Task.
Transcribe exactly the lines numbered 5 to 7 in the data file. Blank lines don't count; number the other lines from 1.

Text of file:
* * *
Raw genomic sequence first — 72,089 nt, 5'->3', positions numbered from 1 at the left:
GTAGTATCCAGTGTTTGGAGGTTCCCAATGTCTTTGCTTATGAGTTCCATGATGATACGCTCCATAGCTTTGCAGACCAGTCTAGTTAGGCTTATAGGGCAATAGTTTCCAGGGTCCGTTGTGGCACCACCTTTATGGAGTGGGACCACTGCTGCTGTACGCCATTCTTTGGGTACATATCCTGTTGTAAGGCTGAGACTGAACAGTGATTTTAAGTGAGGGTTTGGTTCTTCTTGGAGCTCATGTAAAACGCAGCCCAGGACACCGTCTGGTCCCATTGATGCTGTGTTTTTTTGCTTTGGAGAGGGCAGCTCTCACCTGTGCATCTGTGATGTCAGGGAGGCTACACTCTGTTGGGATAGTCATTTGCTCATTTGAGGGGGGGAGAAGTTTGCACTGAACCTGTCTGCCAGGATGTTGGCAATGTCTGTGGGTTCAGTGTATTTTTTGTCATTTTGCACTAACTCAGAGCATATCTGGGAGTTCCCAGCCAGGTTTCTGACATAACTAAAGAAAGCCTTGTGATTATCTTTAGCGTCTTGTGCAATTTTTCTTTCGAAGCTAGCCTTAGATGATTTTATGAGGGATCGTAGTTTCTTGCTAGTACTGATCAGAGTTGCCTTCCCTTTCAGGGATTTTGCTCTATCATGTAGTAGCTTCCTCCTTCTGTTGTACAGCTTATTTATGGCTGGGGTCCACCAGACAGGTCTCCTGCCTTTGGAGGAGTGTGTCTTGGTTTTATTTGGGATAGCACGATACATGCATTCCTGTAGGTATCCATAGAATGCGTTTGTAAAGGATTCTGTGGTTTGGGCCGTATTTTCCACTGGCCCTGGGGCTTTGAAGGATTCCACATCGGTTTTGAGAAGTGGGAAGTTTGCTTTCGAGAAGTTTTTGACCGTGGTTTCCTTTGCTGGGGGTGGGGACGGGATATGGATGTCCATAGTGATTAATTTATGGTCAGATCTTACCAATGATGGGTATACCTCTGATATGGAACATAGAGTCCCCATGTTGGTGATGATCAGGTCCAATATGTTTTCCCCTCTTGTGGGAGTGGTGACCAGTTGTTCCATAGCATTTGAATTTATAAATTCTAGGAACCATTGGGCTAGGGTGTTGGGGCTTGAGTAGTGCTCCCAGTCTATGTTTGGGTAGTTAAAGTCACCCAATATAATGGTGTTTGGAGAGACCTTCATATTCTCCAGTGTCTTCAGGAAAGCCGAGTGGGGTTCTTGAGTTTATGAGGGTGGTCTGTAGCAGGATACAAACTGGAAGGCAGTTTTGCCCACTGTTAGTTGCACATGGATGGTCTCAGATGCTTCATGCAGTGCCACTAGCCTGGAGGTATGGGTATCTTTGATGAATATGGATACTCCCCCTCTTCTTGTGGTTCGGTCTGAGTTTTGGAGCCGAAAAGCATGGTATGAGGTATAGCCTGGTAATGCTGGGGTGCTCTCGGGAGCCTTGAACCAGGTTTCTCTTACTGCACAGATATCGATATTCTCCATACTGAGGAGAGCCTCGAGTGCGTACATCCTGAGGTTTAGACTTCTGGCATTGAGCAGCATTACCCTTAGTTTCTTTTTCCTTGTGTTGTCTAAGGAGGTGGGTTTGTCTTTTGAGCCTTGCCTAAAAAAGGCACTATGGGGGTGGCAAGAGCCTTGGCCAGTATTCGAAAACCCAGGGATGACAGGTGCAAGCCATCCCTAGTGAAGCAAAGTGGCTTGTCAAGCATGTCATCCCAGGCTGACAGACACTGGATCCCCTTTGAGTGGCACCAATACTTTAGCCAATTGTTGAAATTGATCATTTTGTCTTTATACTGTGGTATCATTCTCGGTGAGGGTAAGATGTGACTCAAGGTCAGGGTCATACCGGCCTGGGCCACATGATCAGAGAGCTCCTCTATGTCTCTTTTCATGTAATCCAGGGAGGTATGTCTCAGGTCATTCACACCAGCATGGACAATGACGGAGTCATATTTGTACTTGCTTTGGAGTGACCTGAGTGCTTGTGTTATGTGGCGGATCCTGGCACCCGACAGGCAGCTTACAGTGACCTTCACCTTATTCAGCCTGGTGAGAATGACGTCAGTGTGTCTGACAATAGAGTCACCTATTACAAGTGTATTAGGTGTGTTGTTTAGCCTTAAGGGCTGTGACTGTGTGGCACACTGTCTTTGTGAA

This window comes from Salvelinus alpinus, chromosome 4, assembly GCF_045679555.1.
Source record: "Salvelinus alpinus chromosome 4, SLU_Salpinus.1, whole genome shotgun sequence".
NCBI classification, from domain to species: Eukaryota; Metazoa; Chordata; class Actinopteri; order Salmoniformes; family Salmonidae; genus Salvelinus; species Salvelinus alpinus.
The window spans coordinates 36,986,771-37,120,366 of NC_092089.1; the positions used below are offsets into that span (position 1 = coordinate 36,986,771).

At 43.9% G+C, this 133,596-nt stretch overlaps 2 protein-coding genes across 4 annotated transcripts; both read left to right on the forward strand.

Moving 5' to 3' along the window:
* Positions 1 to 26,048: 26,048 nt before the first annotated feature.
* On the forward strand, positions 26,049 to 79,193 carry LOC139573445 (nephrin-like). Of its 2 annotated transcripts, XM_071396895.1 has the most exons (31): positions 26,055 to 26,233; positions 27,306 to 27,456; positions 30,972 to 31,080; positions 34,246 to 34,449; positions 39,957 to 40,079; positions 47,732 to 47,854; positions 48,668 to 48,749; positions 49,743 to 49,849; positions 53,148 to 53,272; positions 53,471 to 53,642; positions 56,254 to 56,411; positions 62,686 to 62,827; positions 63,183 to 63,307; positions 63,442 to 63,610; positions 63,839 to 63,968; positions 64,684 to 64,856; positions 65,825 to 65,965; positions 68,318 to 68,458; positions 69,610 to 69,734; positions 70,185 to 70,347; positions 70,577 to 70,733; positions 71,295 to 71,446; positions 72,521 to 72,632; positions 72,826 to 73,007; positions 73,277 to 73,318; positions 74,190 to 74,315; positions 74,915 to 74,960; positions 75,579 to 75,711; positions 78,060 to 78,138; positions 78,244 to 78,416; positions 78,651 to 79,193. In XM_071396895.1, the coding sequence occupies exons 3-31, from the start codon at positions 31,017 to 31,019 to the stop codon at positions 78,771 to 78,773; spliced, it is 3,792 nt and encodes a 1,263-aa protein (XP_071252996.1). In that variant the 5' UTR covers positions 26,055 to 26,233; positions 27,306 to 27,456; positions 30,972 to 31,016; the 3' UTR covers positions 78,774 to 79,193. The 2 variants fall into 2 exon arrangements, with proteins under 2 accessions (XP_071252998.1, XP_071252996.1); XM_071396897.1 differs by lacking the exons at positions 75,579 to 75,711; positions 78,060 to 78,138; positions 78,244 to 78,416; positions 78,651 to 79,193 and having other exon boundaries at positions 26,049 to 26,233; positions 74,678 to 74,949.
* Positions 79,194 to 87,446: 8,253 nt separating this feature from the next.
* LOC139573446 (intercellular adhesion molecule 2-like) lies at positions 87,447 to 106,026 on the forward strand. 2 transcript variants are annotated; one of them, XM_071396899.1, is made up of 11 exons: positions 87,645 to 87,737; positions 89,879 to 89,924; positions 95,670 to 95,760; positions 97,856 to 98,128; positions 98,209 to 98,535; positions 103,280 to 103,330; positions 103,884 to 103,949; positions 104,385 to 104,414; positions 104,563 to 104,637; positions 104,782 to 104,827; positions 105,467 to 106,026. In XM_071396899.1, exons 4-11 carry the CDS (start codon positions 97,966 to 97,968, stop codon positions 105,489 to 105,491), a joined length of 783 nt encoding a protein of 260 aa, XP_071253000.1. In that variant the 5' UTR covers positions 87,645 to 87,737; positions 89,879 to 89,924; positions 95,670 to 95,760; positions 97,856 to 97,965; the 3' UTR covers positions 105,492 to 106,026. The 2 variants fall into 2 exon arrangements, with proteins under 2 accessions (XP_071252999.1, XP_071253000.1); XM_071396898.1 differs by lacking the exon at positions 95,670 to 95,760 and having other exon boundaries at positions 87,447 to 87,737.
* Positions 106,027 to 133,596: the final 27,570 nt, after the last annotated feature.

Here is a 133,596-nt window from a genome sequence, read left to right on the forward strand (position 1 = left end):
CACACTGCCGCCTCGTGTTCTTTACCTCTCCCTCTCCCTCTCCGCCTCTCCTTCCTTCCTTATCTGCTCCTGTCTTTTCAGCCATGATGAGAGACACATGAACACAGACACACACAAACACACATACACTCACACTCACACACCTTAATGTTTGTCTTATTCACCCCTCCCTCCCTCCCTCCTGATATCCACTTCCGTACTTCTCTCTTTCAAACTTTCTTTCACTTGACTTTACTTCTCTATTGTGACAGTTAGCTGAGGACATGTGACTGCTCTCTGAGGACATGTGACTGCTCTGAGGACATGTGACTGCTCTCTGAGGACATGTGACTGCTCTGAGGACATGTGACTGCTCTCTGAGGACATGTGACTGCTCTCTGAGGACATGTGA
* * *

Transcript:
NCBI classification, from domain to species: Eukaryota; Metazoa; Chordata; class Actinopteri; order Salmoniformes; family Salmonidae; genus Salvelinus; species Salvelinus alpinus.
The window spans coordinates 36,986,771-37,120,366 of NC_092089.1; the positions used below are offsets into that span (position 1 = coordinate 36,986,771).

At 43.9% G+C, this 133,596-nt stretch overlaps 2 protein-coding genes across 4 annotated transcripts; both read left to right on the forward strand.